Your Chevy Corvette Could Be Worth Much More Than You Paid
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How would you react if someone told you they would buy your old car for more than you bought it for? This might come as a surprise, but it is actually true right now.
And if you bought a new car during the pandemic, you can probably sell it for several thousand bucks more. For some cars, you might only be able to recoup what you bought them for. However, that is still a great deal, considering that the value of a car generally starts depreciating as soon as it leaves the dealership.
A new 2020 Chevrolet Corvette is now worth $26,000 more
Although it is an extreme case, a CNN data analysis reveals that the value of the 2020 Chevrolet Corvette has risen by up to $26,000. The data analysis highlighted that a 2020 Corvette bought and used since last summer goes for $107,000, while it was worth $81,000 when brand new. This is just one of the cases showing that the used car market is currently booming.
The same report reveals that the price of a Jeep Wrangler bought last year has risen by $3,200. A Honda Civic bought during the same period is now worth $1,700 more, while the price of a Subaru Ascent has risen by about $1,600.
What is causing the price anomaly for new and used cars?
Normally, selling a used car returns about 80% to 85% of its original value. This is why it is a surprise to many that the average price of one-year-old cars now returns up to 95% of their sale price when they were brand new.
As CNN reports, some experts attribute this anomaly to the fact that there is a massive demand for SUVs and cars while the supply is limited. This is because there has also been a huge disruption in the global supply of crucial computer chips.
Last year, the Coronavirus pandemic caused numerous people to reassess their priorities. This meant that car sales plummeted as lockdowns became commonplace in numerous cities and many individuals grew more uncertain about their financial future.
Car dealers suddenly had high inventories, and many of them were willing to bargain. As a result, car buyers benefited from low prices.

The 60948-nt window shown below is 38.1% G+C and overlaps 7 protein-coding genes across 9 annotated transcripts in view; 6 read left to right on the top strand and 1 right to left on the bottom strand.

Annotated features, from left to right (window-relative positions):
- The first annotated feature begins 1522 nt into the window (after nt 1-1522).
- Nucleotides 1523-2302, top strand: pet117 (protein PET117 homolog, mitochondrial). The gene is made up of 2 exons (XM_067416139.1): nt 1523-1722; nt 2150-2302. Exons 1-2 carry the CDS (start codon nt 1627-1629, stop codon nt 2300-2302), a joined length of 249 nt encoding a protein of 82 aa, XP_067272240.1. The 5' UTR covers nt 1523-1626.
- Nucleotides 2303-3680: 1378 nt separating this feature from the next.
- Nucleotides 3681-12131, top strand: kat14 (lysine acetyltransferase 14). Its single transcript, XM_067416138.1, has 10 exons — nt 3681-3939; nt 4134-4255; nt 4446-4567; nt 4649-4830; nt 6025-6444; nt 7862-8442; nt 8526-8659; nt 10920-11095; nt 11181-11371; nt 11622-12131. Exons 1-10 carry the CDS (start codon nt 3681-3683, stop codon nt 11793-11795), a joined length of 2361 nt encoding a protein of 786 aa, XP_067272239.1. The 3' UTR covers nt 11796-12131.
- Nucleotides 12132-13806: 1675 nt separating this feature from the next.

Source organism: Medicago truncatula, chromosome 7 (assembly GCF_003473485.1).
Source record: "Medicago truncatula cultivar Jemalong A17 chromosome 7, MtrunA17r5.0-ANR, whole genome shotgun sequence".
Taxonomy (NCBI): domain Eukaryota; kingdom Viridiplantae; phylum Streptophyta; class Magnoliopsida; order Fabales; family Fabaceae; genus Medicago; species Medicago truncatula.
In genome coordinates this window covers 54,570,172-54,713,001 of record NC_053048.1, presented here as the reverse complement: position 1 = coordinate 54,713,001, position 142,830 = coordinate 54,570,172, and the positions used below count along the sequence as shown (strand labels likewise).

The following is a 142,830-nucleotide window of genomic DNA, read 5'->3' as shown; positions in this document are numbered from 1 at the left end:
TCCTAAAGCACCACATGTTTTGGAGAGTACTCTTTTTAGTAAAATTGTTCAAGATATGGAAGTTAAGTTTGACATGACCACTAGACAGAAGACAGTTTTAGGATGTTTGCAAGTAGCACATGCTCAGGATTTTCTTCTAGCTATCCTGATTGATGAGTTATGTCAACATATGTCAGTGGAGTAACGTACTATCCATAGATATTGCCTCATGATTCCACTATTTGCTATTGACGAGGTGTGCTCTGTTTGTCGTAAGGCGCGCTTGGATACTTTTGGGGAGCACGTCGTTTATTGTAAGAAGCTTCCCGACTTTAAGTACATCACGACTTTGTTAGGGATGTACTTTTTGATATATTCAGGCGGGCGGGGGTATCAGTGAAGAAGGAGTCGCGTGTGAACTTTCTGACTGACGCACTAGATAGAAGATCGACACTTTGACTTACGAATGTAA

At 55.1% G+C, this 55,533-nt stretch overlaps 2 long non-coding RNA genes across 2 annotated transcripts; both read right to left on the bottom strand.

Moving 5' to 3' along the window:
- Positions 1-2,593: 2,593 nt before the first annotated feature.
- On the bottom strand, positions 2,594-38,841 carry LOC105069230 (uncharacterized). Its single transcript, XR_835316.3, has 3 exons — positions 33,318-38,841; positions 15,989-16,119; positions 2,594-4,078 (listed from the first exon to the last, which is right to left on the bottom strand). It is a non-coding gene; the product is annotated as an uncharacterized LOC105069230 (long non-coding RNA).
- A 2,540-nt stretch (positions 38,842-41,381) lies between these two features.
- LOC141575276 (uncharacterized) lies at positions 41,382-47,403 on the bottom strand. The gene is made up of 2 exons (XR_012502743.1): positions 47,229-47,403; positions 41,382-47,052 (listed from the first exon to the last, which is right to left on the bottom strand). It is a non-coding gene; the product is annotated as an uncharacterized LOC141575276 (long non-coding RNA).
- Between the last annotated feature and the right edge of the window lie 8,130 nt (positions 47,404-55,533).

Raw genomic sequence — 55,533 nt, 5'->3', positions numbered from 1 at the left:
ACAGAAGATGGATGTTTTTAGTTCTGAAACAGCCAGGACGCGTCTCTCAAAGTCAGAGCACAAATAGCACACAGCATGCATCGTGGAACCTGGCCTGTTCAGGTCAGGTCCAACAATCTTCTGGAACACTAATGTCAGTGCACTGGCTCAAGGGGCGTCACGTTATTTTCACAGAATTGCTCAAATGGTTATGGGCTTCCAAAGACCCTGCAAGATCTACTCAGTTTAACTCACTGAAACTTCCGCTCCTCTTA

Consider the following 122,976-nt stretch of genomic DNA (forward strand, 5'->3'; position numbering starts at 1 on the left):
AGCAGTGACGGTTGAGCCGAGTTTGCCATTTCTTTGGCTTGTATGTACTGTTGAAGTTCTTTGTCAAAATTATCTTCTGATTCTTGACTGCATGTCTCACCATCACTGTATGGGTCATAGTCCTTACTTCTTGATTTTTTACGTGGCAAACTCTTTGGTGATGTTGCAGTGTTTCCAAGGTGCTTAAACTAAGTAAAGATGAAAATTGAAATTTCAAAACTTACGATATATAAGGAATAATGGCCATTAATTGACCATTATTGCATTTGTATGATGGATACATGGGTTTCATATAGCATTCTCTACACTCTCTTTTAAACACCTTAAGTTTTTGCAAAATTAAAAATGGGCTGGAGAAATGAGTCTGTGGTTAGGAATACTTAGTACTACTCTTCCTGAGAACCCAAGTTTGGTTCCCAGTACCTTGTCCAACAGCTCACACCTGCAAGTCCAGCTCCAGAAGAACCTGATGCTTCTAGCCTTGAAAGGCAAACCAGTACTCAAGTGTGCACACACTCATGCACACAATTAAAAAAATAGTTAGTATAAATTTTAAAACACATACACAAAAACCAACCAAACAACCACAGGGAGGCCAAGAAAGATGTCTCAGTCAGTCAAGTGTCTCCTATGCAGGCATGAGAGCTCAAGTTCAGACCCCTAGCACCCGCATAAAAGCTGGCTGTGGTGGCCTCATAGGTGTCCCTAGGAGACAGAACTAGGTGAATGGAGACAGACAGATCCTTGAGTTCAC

Now, with the pandemic under some level of control and most people returning to their routine way of life, the situation is reversed. Customers have returned to the car market and found supply chain disruptions and delays that have led to a shortage of new models.
This makes the car that you bought just last year look very, very appealing. You are in a particularly ideal bargaining position if you have a good car to sell, especially if you’ve only used it for several months.
The markups don't really apply for trade-ins or private sales
Even though the prices of one-year-old used cars have risen, don't expect to get the same deals during trade-ins or when selling your car by yourself. The data that CNN analyzed at Edmunds reflects the value of the used cars when sold by a dealer. You will get much less than what they would when you sell the car to them or sell directly to a new owner.
For the Corvette, you would only $10,000 above its brand-new car price during a trade-in deal. Some other cars will even net a lesser amount than their original value when selling to used car dealers or via trade-in.
For the Jeep Wrangler, selling back to a car dealer will result in a price that is $2,300 less than the original value. However, the amount is still pretty decent, considering that a car used for a full year loses up to 25% of its original value.
Pickup trucks are some of the cars that have been most affected by the price anomaly. With more people camping, the demand for heavy-duty trucks that can tow new RVs is high. For instance, you can even trade in a Ram 2500 for up to $5,200 more than its original price.
Experts suggest that the anomaly may carry on for a while. This is because it may take some time before car production fully resumes, even if the computer chip shortage wanes.